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Textile Art Inspiration from the Festival of Quilts

I am now unpacked and am slowly regaining my voice after it sulked teaching ten workshops! I had such a fabulous time getting creative with so many wonderful creatives and did get half a day to explore the halls.

I often find myself explaining that the Festival of Quilts is worth a visit even if you are not a quilter. Yes, there are quilts galore but so much more! Here I will share my top finds from five galleries. (I will share my favoirites from the competition quilts in another blog)

The first gallery I enjoyed was with Vendulka and Oliver Battais. Oliver designs and then Vendulka quilts before they embellish with metallic paint pens. I met Vendulka on an online course so it was lovely to meet her in person. My favourite quilt was "Morrocan Gem", a panel that really glows.

I popped into the Creative Textiles gallery and studio a few times as it was next to the teaching rooms. Textile artists were demonstrating/showing their process in the studio and as a fabric book creator, I enjoyed a chat with Bernice Hopper, admiring her stitched books. Her folded book based on heavy Lutradur was intriguing and I hope to be able to have a go at this folding technique.

In their gallery, Amanda Duke's "Daisy-Like Cheer" pieces stood out to me for their mixture of mark making, printing, and free motion machine stitch, as well as their vibrant colour.

My choice from the next two galleries I feature are not as colourful, but fascinating.

In the Fine Art Textiles Awards exhibition, Marian Jazmik's "Stems and Stalks" is a series of wall sculptures with various components, constructed, distressed and manipulated. Do you recognise any components that we often use in other contexts?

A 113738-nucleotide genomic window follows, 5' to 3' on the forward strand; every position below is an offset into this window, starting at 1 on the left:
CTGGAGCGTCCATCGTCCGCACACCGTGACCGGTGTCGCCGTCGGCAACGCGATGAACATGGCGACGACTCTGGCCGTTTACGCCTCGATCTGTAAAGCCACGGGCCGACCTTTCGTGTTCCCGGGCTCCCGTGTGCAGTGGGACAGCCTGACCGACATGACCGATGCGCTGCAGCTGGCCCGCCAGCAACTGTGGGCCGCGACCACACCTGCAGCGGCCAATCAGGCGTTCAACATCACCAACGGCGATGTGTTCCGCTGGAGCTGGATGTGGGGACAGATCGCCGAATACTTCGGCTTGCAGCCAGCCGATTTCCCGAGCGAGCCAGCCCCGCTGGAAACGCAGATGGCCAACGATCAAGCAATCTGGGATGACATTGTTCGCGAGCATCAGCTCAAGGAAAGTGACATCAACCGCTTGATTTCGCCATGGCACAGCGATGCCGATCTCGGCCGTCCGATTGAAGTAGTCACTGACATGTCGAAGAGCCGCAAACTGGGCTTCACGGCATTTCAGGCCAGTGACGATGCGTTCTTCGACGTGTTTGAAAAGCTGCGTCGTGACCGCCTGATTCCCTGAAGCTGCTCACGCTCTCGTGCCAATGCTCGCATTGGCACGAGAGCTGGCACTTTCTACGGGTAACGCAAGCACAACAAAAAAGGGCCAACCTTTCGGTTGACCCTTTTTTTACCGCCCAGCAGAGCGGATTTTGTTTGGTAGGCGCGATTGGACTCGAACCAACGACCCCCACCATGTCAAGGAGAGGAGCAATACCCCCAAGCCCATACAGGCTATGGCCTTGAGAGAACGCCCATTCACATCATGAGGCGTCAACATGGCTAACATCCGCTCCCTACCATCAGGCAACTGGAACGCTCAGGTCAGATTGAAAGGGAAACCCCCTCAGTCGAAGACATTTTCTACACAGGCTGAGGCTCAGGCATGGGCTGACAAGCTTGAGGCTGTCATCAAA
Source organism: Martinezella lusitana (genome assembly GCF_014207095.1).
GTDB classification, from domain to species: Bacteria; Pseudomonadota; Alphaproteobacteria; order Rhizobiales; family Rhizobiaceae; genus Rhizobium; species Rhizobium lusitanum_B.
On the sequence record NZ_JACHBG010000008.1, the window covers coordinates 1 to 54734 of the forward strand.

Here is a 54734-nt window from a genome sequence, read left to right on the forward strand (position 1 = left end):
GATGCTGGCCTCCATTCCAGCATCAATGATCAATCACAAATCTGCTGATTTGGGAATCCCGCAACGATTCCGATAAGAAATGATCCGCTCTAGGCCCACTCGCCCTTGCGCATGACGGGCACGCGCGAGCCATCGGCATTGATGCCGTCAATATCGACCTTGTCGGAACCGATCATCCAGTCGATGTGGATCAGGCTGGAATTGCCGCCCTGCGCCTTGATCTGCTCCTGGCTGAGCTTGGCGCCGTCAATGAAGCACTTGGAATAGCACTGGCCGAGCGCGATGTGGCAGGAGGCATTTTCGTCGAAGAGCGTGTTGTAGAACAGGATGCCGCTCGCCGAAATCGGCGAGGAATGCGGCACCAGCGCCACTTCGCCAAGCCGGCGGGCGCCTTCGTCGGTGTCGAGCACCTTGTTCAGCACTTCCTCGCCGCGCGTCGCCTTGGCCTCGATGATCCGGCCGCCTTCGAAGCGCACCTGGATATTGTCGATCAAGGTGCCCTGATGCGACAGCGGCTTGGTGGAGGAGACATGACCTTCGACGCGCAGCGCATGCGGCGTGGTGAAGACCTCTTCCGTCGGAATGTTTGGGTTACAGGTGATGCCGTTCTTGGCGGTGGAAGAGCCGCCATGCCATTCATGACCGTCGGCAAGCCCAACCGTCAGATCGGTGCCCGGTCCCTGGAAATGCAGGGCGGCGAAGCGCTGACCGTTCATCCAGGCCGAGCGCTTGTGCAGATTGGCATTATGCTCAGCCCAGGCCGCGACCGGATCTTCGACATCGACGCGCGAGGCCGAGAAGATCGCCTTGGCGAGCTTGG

In the Bland But Bold: Quilts from Korea gallery, "Infinity" by Kyungjoo KIM literally stood out, having a highly textured centre representing angel wings. Their mother passed away while they were designing the quilt and their prayer is that she will rest forever in wide and limitless heaven with angel wings around her.

The final gallery I want to share with you is Vibrance in Larger Textured Life by Danny Amazonas. The freehand patchwork technique of this Taiwanese artist produces bright and bold realism. I had several favourites including a swirling flamenco dancer, but here is a tiger mosaic composed of batik fabrics as well as plain white. It was just so real!

The piece in this gallery that I heard the most conversation about though was "Smile". This looks like a fairly ordinary quilt:

However, when you look at it through a camera from a distance the smile is revealed:

Can you see it? if not try looking at it through a camera. Does it change your view?

If you didn't make it to the Festival of Quilts, I hope this has given you a taste of the range of textile art there. If you did visit, I'd love to hear what your gallery highlights were. Please comment below.

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